“How can my child get into a highly selective school like Duke or Williams?”

“How can my child win the big scholarships?”

The typical answer to these common questions is “The Big Three:” grades, test scores, and an extracurricular skill. But true expertise in a singular extracurricular can be the difference.

Most public universities and colleges and many private colleges rely heavily on test scores and grades when determining who gets in and who wins the money. For example, the higher the ACT score, the greater the scholarship at Nebraska Wesleyan. And GPA is in the scholarship formula for nearly all schools offering merit-aid.

However, some students go overboard—taking every AP class possible– often at the expense of that singular extracurricular activity that can truly differentiate the student from the crowd. Instead, two or three (rather than four or five) AP courses should suffice. And with the extra time, true expertise in one extracurricular passion becomes more likely.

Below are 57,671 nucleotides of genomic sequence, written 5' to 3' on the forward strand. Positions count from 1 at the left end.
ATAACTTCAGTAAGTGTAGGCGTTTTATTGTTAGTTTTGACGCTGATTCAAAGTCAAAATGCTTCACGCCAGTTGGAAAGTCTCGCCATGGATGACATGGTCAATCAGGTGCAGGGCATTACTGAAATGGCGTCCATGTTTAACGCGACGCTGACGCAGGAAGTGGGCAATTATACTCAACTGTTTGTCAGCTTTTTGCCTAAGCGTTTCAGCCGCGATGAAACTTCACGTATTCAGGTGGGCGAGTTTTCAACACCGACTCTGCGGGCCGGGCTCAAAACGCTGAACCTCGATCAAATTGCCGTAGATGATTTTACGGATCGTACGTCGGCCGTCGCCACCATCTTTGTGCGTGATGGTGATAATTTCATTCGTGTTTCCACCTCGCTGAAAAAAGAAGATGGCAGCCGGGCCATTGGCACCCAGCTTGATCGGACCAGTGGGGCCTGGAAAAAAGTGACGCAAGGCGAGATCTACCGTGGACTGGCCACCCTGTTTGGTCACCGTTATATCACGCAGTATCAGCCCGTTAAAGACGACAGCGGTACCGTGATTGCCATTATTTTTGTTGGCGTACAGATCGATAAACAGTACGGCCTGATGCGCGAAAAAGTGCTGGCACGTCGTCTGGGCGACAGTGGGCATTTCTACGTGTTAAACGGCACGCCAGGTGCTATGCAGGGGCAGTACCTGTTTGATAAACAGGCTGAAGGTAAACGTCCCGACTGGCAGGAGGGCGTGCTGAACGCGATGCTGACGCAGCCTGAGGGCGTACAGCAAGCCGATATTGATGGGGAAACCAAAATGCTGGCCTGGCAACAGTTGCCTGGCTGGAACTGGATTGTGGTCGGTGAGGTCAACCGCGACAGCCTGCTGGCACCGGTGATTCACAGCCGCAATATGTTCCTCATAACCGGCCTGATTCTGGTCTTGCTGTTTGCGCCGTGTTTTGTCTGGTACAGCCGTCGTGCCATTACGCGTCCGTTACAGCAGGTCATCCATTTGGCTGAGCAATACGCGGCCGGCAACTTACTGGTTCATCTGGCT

So take the ACT or SAT four times to achieve that maximum score, preparing hard each time.  Take rigorous classes and work hard to do your best. But once you have three AP or similarly rigorous classes, the rest of the curriculum doesn’t have to be the toughest versions of each class. Instead, start a swimming program each weekend for low-income students, or a Spanish or English instruction course for those in need. Dive into true science research that interests you. Finish and self-publish that book or journal of poems you’ve written. Start early, do what interests you, and voila, come senior year, you’ll be an expert, a Lebron James of beekeeping, English instruction, volunteerism, or a new community theater company.

Grades and scores matter a lot—for all colleges and scholarships. But for selective college admissions and scholarships, that extracurricular, and the essay you craft to describe it, might win you the prize—letting you join the coveted 10% or so, rather than the 90%-plus that get the thanks-for-applying rejection letter.

So think quality not quantity. And dive into what you care about—the younger the better.  And win.